Sri Lanka’s GDP growth over the last decade has been alternating between short periods of high growth and prolonged periods of low growth. This is a result of the state-led, inward looking policies of the last decade.

A comprehensive reform agenda must be built around five fundamental pillars:

i) fiscal consolidation – The need to manage government spending within available resources and to reduce debt are paramount. Revenue mobilization must improve but the control of expenditure cannot be ignored. Budgetary institutions must be strengthened and there must be reviews not only of the scale of spending but also the scope of Government.

ii) Much of government expenditure is rigid – the bulk comprises salaries, pensions and interest so reducing these is a long term process. Reforming State Enterprises, especially in the energy sector and Sri Lankan Airlines is less difficult and could yield substantial savings. Continued operation of inefficient and loss-making SOE’s is untenable under such tight fiscal conditions. Financing SOE’s from state bank borrowings and transfers from government reduces the funds available for vital and underfunded sectors such as healthcare and education. Excessive SOE debt also weakens the financial sector and increases the contingent liabilities of the state. Therefore SOE reforms commencing with improving governance, transparency, establishing cost reflective pricing and privatisation are necessary. This can take a significant weight off the public finances and by fostering competition contribute to improvements in overall economic productivity.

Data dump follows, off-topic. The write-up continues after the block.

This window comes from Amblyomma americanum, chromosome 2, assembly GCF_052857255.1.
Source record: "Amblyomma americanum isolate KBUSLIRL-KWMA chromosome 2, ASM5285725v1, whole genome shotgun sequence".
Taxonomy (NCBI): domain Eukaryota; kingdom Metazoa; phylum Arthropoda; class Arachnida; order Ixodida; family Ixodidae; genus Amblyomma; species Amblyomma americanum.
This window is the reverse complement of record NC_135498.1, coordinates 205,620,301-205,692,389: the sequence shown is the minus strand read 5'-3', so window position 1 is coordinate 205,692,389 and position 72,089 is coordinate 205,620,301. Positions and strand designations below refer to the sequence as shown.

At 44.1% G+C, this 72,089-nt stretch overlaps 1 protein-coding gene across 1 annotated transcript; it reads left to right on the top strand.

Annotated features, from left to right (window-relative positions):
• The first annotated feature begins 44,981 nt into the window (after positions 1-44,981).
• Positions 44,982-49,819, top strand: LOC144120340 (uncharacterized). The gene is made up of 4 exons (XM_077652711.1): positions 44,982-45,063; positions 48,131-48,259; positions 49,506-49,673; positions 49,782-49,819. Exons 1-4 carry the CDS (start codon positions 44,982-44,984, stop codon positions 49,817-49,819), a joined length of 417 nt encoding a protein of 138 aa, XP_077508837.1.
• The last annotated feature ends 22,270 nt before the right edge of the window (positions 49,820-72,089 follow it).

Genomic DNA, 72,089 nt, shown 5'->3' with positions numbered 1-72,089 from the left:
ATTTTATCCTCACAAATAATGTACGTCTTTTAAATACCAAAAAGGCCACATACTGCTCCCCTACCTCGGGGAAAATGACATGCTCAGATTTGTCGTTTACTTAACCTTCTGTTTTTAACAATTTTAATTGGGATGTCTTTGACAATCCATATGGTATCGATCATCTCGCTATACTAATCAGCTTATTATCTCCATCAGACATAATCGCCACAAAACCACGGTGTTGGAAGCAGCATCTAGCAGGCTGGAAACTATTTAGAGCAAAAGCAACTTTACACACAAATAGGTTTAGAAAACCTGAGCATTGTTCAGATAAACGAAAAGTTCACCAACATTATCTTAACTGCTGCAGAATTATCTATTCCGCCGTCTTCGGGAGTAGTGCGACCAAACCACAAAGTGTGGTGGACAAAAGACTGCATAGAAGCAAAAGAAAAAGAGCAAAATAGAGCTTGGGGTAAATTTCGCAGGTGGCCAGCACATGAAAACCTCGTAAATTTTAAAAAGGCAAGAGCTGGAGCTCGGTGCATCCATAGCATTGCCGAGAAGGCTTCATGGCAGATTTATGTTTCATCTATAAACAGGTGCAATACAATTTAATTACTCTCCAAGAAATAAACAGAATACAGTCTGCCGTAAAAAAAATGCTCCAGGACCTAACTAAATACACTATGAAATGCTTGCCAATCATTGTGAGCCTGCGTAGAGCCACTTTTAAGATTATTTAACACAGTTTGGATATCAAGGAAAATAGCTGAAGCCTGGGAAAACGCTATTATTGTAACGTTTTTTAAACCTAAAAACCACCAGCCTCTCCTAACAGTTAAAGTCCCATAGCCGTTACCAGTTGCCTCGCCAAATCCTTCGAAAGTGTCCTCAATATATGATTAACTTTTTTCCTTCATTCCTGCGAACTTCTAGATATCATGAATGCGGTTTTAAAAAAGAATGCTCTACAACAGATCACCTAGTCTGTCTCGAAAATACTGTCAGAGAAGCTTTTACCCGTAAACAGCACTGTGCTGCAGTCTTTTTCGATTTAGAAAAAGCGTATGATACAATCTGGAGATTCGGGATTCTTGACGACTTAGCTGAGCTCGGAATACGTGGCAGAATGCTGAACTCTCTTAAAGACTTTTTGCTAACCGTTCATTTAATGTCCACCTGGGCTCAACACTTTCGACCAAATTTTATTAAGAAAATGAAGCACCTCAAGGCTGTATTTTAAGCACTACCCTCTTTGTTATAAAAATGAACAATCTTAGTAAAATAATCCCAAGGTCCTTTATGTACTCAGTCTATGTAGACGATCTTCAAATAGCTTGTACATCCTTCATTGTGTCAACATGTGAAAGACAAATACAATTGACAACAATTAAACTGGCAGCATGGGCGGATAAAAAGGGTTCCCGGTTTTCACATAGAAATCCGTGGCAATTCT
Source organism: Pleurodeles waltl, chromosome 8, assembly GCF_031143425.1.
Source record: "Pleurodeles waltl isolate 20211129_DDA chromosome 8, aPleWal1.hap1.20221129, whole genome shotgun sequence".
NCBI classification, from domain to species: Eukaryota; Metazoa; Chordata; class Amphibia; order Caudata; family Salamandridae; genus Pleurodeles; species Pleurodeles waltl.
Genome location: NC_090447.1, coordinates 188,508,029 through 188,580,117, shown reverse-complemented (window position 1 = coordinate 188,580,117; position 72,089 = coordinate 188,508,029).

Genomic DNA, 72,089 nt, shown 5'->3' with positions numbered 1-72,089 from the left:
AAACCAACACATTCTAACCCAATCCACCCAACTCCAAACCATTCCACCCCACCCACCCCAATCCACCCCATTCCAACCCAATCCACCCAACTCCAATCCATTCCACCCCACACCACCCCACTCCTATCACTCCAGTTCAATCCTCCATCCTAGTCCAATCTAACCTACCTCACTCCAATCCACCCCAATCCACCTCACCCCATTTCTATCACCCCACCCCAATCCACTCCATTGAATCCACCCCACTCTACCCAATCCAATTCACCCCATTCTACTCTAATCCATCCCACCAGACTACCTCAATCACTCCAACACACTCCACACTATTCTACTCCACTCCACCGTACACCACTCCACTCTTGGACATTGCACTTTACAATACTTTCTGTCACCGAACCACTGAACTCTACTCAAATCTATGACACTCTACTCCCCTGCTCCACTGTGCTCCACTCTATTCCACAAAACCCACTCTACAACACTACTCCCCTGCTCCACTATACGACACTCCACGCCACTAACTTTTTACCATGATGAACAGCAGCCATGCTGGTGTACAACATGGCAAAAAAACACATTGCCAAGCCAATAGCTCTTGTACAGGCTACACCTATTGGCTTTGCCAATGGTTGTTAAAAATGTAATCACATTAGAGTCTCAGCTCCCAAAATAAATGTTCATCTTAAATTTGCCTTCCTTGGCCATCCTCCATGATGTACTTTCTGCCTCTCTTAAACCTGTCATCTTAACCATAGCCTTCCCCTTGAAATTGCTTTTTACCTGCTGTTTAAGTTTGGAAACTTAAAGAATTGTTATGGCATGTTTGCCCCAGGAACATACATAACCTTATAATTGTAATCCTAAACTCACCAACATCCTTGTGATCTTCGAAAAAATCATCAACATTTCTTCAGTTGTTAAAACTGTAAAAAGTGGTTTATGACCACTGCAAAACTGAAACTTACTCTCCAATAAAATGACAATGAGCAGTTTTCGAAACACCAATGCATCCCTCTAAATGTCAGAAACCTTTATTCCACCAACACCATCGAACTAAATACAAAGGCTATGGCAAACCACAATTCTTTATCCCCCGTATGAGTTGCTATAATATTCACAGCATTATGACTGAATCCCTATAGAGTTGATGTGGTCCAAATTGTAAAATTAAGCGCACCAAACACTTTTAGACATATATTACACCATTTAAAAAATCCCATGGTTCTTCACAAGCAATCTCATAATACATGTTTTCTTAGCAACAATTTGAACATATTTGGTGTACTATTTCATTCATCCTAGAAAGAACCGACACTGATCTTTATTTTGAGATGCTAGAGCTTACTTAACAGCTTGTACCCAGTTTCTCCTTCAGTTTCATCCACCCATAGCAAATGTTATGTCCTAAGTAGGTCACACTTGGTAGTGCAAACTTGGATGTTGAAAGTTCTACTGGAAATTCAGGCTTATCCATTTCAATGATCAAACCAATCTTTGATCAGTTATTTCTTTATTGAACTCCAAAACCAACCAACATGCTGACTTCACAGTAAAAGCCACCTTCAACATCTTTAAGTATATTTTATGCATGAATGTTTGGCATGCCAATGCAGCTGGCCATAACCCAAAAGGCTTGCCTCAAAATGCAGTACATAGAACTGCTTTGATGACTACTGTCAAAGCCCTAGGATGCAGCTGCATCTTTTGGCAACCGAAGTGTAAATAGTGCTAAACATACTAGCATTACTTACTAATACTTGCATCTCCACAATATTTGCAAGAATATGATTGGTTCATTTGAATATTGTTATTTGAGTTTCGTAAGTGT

iii) Tighten monetary policy and maintain exchange rate flexibility. Immediate structural reforms include, Inflation targeting, ensuring the independence of the central bank by way of legislation and enabling the functioning of a flexible exchange rate regime. Further significant attention has to be placed on the financial sector stability with a cohesive financial sector consolidation plan, with special emphasis on restructuring of SOE debt.

iv) Supporting trade and investment. Sri Lanka cannot achieve economic growth without international trade which means linking to global production sharing networks. Special focus has to be given to reducing Sri Lanka’s high rates of protection which creates a domestic market bias in the economy along with measures to improve trade facilitation and attract new export oriented FDI.

Attempts to build local champions supported by high levels of protection have

(a) diverted resources away from competitive businesses,

(b) created a hostile environment for foreign investment,

(c) been detrimental to consumer welfare,

(d) dragged down growth

v) Structural reforms to increase productivity and attract FDI – Productivity levels in Sri Lanka have not matched pace with the rest of the growing economies. The reforms mentioned above are extensively discussed in Advocata’s latest publication “Framework for Economic Recovery”.